applied electric field. The photo-conductivity absorption spectrum of free electrons in superfluid helium and their mobilities predicted from the corresponding size and multipolarity of these long-lived bubble-like states with quantum numbers n , £ , and m, matched the experimental results of the 15 identified ions. Further examples of the existence of free electrons as bubble- like cavities in fluids devoid of any molecules are free electrons in liquid ammonia and in oils which are also discussed with the supporting data in the Stability of Fractional-Principal- Quantum States of Free Electrons in Liquid Helium section.

Thus, it is a general phenomenon that photon absorption occurs as an excitation of a resonator mode; consequently, the hydrogen atomic energy states are quantized as a function of the parameter n as shown in the Excited States (Quantization) section. Each value of n corresponds to an allowed transition caused by a resonant photon which excites the transition of the orbitsphere resonator cavity. In the case of free electrons in superfluid helium, the central field of the proton is absent; however, the electron is maintained as an orbitsphere by the pressure of the surrounding helium atoms. In this case, rather than the traditional integer values (1, 2, 3,...,) of n , values of reciprocal integers are allowed according to Eq. (2.2) where both the radii and wavelengths of the states are reciprocal integer multiples of that of the n = 1 state and correspond to transitions with an increase in the effective central field that decreases the radius of the orbitsphere. In these cases, the electron undergoes a transition to a nonradiative higher- energy state. The trapped photon electric field which provides force balance for the orbitsphere is a solution of Laplace's equation in spherical coordinates and is given by Eq. (35.80).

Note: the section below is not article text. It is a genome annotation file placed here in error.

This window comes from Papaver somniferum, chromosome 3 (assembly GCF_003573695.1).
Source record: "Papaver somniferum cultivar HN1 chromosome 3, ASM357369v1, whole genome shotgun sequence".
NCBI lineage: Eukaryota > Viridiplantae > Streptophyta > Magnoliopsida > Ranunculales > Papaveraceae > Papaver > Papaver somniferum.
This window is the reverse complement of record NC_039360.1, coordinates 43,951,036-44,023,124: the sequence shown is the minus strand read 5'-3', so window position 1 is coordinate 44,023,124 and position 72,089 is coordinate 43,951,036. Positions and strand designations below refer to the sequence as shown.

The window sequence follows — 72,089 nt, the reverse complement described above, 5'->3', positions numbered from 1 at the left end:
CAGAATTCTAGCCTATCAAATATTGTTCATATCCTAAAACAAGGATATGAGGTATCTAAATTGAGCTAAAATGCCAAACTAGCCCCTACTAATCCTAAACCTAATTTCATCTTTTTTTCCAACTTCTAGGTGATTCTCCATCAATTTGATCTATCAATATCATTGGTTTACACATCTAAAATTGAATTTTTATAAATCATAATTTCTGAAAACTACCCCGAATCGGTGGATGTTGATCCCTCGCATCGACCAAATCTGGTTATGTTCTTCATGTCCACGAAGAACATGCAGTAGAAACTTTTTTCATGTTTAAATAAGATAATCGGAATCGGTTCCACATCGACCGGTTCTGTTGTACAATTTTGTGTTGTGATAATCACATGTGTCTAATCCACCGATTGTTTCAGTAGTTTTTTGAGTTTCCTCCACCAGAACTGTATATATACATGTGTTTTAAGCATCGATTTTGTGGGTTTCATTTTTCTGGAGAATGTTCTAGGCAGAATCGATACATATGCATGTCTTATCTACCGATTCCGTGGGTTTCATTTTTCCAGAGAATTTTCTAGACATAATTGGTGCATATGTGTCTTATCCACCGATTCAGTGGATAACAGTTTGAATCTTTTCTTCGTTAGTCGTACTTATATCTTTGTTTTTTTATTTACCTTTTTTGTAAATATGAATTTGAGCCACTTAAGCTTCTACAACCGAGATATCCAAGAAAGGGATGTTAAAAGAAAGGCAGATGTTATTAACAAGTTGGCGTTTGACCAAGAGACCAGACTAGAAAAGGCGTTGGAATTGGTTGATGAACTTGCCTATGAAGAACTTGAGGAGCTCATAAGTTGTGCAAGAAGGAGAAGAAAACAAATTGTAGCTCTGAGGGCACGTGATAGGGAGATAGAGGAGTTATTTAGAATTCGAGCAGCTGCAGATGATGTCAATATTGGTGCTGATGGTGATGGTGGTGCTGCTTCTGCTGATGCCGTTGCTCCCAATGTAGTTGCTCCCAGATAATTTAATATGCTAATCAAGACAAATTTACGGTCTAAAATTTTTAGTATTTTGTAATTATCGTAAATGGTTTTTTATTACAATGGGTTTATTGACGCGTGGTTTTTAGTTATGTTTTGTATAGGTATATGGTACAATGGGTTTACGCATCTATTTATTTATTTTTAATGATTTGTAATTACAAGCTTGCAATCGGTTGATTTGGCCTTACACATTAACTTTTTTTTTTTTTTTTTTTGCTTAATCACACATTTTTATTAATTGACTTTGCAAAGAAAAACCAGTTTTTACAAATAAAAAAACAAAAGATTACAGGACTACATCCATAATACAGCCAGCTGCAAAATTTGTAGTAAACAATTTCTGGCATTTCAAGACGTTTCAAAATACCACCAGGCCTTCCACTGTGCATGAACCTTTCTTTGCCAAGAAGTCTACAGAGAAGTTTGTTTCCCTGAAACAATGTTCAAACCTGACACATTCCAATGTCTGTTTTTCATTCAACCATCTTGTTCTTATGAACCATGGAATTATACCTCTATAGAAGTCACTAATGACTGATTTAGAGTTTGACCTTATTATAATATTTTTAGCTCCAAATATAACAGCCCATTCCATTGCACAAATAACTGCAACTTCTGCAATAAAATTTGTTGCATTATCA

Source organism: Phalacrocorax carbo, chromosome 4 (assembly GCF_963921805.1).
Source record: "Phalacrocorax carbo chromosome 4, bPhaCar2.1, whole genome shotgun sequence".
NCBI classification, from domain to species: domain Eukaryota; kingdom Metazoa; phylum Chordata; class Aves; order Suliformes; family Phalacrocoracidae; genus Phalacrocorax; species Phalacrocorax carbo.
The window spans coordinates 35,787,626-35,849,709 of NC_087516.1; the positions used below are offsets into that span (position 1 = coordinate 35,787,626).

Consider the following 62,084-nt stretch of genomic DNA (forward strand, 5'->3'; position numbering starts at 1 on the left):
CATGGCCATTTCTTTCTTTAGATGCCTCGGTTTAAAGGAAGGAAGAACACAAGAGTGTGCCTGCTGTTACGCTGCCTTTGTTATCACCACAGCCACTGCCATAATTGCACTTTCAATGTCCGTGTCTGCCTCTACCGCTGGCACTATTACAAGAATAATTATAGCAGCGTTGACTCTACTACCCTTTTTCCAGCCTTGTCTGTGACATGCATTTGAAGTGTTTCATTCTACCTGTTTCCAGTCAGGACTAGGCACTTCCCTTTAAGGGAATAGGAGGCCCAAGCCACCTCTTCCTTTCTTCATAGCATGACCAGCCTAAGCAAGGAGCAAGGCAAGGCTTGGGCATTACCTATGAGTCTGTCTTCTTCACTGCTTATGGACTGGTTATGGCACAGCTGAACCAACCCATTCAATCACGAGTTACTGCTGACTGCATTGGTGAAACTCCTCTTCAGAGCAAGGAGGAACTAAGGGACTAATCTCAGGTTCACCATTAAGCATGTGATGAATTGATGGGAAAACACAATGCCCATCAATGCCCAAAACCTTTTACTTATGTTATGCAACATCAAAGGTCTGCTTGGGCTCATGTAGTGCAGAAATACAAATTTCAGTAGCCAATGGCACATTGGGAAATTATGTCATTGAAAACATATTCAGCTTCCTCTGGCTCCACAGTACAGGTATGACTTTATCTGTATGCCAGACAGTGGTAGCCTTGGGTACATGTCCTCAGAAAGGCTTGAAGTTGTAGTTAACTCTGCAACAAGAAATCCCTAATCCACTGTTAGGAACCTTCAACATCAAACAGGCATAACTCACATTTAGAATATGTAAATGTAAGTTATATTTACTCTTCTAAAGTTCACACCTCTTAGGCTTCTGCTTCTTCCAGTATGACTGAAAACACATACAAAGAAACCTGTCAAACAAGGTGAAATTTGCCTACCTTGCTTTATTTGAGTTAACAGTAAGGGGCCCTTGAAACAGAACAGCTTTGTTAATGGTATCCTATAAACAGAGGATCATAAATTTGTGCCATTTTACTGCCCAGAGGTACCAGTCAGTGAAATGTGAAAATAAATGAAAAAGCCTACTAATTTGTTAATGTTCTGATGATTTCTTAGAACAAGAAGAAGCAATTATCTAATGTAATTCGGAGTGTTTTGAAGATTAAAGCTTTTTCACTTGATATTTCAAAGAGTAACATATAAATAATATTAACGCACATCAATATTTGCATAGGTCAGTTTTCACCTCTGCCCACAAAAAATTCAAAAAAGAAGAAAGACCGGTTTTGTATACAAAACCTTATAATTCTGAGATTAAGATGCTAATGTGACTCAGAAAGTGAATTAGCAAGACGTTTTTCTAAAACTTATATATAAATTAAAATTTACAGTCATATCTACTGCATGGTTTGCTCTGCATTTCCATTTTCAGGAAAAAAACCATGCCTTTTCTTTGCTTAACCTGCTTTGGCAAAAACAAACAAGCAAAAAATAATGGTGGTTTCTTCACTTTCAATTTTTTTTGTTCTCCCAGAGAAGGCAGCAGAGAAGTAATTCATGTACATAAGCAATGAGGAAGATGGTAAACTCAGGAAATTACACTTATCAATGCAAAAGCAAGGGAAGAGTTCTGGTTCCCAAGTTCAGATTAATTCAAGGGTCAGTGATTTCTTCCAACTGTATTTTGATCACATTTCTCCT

In each case, the "trapped photon" is a "standing electromagnetic wave" which actually is a circulating wave that propagates around the z-axis, and its source current superimposes with each great circle current loop of the orbitsphere. The time-function factor, k(t) , for the "standing wave" is identical to the time-function factor of the orbitsphere in order to satisfy the boundary (phase) condition at the orbitsphere surface. Thus, the angular frequency of the "trapped photon" has to be identical to the angular frequency of the electron orbitsphere, ωn , given by Eq. (1.55). Furthermore, the phase condition requires that the angular functions of the "trapped photon" have to be identical to the spherical harmonic angular functions of the electron orbitsphere. Combining k(t) with the ^ -function factor of the spherical harmonic gives £or kotø tøe ejectron an(j me "trapped photon" function. The angular functions in phase

Figure imgf000028_0002
with the corresponding photon functions are the spherical harmonics. The charge-density functions including the time-function factor (Eq. (1.64-1.65)) are

Figure imgf000028_0001
where are the spherical harmonic functions that spin about the z-axis with angular
Figure imgf000029_0006
frequency ωn with the constant function.
Figure imgf000029_0005
where to keep the form of the spherical harmonic
Figure imgf000029_0007
as a traveling wave about the z-axis, ώn = mωn . The solution of the "trapped photon" field of electrons in helium that is analogous to those of hydrogen excited states given by Eq. (2.15) is

Figure imgf000029_0001

In Eq. (35.80), a is the radius of the electron in helium without an absorbed photon. C is a constant expressed in terms of an equivalent central charge. It is determined by the force balance between the centrifugal force of the electron orbitsphere and the radial force provided by the pressure from the van der Waals force of attraction between helium atoms given by Eqs. (42.126-42.132).

For fractional quantum energy states of the electron, , the two-dimensional surface

Figure imgf000029_0008
charge density due to the "trapped photon" at the electron orbitsphere, follows from Eqs. (5.8) and (2.11):
Figure imgf000029_0003

And, σelectron , the two-dimensional surface charge density of the electron orbitsphere is

Figure imgf000029_0002

The superposition of σphoton (Eq. (35.81)) and σelectron , (Eq. (35.82)) where the spherical harmonic functions satisfy the conditions given in the Angular Function section gives a radial electric monopole represented by a delta function.

Figure imgf000029_0004